GOP's Proposed Tax Plan Changes the Rules for Businesses and IndividualsBy Mark R. Baran | October 2, 2017
After months of speculation, President Trump and Republican congressional leaders have released an outline of their tax reform plan. “Unified Framework for Fixing Our Broken Tax Code” is intended to serve as a template for congressional committees to draft legislation aimed at cutting tax rates, simplifying the tax code and providing a more competitive environment for businesses. The framework addresses tax issues that affect both businesses and individuals.
Many businesses are likely to see large tax cuts under the new unified framework. Proposed changes include:
Corporate tax rate. The framework establishes a corporate tax rate of 20%, down from the current rate of 35%.
Pass-through tax rate. Owners of “pass-through” entities (sole proprietorships, partnerships and S corporations) would pay at a 25% rate on their income generated from these business entities.
Capital investments. Under existing tax law, capital investments generally are depreciated over several years. The framework allows companies to immediately expense such new investments for at least the next five years – with the exception of buildings constructed after September 27, 2017.
Tax credits and deductions. Under the framework, numerous deductions, business credits and special exclusions would be repealed or limited. This includes limiting the net interest expense deduction claimed by C corporations.
Foreign income. The framework envisions a “territorial” taxation system for multinational companies to remove incentives to keep foreign profits and jobs offshore. Foreign profits would be exempt from taxation when repatriated to the US. The framework also grants a 100% exemption for dividends received from foreign subsidiaries in which the US parent company has at least a 10% stake.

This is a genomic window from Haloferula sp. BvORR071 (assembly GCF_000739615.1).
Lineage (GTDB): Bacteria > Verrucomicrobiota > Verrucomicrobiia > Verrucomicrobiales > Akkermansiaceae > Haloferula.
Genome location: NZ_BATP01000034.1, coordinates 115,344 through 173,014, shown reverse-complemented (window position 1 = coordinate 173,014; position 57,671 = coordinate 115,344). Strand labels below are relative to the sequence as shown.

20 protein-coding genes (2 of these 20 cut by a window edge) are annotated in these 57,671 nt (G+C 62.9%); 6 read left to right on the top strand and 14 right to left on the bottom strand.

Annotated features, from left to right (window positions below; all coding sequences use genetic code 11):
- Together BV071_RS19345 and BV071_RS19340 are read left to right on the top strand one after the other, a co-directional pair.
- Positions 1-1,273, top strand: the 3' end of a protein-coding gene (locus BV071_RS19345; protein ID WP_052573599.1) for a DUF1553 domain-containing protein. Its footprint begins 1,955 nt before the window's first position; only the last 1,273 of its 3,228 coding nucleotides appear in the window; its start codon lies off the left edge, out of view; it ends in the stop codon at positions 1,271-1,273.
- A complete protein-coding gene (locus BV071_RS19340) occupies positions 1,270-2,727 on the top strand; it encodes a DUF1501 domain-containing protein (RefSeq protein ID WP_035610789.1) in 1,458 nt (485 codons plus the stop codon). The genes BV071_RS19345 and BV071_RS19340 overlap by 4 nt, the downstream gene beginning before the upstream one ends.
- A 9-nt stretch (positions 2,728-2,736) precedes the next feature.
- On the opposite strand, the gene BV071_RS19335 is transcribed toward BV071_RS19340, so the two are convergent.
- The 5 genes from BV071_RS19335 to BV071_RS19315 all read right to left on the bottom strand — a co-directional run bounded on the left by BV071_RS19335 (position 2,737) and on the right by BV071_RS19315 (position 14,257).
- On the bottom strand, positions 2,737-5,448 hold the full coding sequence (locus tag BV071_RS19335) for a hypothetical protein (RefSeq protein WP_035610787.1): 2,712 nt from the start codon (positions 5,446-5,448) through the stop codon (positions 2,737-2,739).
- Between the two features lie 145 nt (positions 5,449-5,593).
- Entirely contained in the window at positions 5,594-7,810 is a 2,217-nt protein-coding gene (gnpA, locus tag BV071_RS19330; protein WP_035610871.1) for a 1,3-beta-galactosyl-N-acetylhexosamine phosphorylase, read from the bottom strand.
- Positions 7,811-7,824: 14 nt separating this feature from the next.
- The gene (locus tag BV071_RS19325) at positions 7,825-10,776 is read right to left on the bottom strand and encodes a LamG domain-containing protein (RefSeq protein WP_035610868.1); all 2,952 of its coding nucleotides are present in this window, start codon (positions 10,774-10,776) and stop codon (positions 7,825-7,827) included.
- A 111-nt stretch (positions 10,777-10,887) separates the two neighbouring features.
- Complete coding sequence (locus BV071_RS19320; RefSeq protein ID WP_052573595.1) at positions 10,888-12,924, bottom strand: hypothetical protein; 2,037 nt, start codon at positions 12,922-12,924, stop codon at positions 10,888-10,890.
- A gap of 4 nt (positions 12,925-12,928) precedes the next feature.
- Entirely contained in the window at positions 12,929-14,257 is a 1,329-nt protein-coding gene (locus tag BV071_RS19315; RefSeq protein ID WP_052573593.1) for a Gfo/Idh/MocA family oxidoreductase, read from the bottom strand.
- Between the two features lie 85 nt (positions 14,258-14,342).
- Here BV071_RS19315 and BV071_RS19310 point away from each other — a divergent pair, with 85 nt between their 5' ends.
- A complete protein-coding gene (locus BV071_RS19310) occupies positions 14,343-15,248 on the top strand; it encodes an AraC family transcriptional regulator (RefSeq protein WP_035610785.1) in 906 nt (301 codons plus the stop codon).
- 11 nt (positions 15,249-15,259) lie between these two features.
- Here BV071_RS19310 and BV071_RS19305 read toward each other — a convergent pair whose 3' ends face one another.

To transition into the new system, all accumulated untaxed offshore earnings would be immediately subject to a one-time tax at a fixed rate. While the framework doesn’t specify rates, earnings held in cash or cash equivalents would be subject to different rates. The tax liability would be spread over several years.
Finally, the framework aims to prevent the offshoring of profits to tax havens, and the resulting erosion of the US tax base. The framework taxes the foreign profits of US multinational corporations at a reduced rate and on a global basis. The congressional committees are instructed to incorporate rules that level the playing field between US-headquartered and foreign-headquartered parent companies.
The framework proposes several changes to the existing tax laws for individual taxpayers, including:
Tax rates. The framework reduces the number of tax rates from the current seven to the following three: 12%, 25% and 35%. (The highest rate currently is 39.6%.) The framework also provides that Congress may add a fourth bracket above 35%. While the specific income levels that would trigger each of the rates is still unclear, the framework contemplates using a more accurate measure of inflation to index the tax brackets and other tax parameters.